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Some of you may remember reading about my experience of entering the Cork Rose Selection in a blog post a few weeks ago, how I was nervous but excited, and very busy! Just this weekend passed, Cork found their Rose in Aoife Murphy, and the Rose Class of 2015 have been clamouring to book tickets to the dome since! Aoife is such a fantastic representative for the Rebel County and we are so lucky to have her.
The experience itself was a world wind tour of Cork such as I’ve never seen before, and I’m writing about it for two reasons – to create a record of the fantastic time I had, and also to tell people a little about it too. I want to let people know what a confidence building experience it is, and encourage other girls to take part in future. In The Rose Tour and The 5.30 News, I told you about my links with the mental health charity Suicide Aware. I have become somewhat of an ambassador with this charity, and represented them throughout the Rose selection process.
So lets have a look at our last weekend before the selection nights. It started out in Curraheen Greyhound Stadium on Friday June 6th. We gathered there for the evening to mingle, chat, and maybe put a few Euro on a dog or two! At every Rose event, we had the chance to chat with each other, which can be really nerve wracking – especially for me as I won’t always recognise faces. Once I get chatting to new people and get to know them, I’m instantly comfortable and can carry a conversation myself, but my lack of sight does make me inherently uncomfortable with starting conversations with new people. But, as with every group, there are always girls who are chatty and able to guide you into a conversation, and I was lucky that these girls surrounded me! I feel that confidence can be a learned behaviour and can definitely be picked up from others, and often in these new situations I do find myself drawn to chattier people.
It was an early start the following morning, as Saturday was our day out on a non-stop Cork Rose Tour. We started with photos in the Clayton Silversprings Hotel, and traveled to the Jameson Distillery in Middleton first. As my null point is on my left, I did my best to stick to the left of photos so I would not have dancing eyes in every photo taken that day – though I wasn’t always successful in that! We had a tour of the old distillery, whiskey tasting, and finally a complementary cocktail at the end of our tour. I’d never been there before so it was really enjoyable – and the whiskey tasting wasn’t half bad either!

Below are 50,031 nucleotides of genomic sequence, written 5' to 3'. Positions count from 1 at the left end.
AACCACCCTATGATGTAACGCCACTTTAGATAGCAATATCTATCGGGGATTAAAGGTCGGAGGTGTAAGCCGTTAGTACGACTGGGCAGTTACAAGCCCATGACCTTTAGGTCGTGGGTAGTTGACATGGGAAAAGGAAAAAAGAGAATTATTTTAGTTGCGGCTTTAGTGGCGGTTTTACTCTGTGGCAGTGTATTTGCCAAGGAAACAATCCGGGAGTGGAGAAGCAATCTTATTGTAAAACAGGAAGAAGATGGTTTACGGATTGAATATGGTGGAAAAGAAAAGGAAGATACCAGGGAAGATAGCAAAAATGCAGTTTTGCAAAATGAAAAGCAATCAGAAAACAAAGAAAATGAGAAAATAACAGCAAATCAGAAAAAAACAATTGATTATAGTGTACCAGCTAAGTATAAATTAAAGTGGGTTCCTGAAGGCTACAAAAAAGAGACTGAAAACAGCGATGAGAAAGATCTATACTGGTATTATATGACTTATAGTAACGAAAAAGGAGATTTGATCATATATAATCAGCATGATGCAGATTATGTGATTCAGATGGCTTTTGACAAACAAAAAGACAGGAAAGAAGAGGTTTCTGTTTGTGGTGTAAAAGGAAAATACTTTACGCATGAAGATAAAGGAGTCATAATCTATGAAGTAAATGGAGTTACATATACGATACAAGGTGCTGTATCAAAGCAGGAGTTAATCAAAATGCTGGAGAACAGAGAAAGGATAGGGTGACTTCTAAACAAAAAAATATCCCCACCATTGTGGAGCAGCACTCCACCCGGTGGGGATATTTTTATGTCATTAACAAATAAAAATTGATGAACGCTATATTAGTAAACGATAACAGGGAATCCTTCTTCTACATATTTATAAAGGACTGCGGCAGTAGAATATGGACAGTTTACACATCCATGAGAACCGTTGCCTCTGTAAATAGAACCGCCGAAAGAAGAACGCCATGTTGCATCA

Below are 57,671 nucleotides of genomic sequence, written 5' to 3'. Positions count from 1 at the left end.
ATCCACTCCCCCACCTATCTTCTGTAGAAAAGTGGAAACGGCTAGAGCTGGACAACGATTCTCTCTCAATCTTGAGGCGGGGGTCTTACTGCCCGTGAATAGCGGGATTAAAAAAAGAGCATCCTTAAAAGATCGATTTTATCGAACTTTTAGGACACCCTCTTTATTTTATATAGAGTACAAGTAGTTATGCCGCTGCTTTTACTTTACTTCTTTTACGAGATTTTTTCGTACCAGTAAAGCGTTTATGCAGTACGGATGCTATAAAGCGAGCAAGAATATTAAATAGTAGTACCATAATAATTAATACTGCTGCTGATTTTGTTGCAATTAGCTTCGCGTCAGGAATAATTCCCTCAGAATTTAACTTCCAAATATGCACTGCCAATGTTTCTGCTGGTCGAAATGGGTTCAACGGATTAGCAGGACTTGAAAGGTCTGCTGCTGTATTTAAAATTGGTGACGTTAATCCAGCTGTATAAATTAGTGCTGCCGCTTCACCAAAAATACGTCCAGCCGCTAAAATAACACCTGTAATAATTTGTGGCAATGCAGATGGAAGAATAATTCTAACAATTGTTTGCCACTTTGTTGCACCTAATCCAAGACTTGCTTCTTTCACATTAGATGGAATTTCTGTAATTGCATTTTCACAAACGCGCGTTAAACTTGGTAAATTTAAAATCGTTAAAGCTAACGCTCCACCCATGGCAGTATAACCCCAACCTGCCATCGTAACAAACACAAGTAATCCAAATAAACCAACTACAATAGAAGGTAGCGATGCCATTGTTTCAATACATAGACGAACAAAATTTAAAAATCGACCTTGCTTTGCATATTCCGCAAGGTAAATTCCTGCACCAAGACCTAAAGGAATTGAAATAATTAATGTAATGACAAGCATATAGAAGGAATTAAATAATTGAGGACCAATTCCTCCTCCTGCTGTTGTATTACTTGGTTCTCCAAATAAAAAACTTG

Next on our tour was the Titanic Experience in Cobh. I confess I’m a massive Titanic fan and I’ll take any chance I can to learn more about it, and this visit lived up to every expectation I had – I’m going to go back over the summer. While it is a very visual tour, my Rose girls couldn’t have been more helpful in describing different things they thought I might miss – like reading out the information on my ticket so I could figure out if my passenger lived or died in the tragedy.
After a yummy lunch in the Commodore, we traveled to Fota Wildlife Park – and the child in me got really excited when I saw the meerkats!! Again, this was a really visual tour but my Rose girls were my eyes and described some of the funny things different animals did as we stared at them. One thing I was happy I couldn’t see was the boa constrictor they had in the reptile house – I’ll avoid that part of Fota next time! We finished our tour in Reardens Bar, but I admit I threw in the towel a little while after this – the tiredness was getting the better of my nystagmus so I knew it was best to head home and rest up the little dancing eyes. Probably a good idea since our individual interviews were the following morning, and no way did I want to have shakey eyes for that!
Both selection nights have been well documented on social media, including on my page and the Cork Rose Selection page itself. Again, late nights having fun with my Rose girls was a killer with the nystagmus, but I was having so much fun I didn’t let it bother me too much! And it gave me my confidence back, it really did. I had the confidence to walk out on a trip to somewhere I’d never been before without the backup of my friends that would be “used to me” as i say. It gave me the confidence and helped me realise that when others see me, its just me; they don’t see my cane, they don’t see the things I can’t do, and they don’t just see me as “that vision impaired girl who needs lots of help”. Finding that kind of confidence is invaluable, and I can’t thank the Cork Rose Centre enough for giving that to me.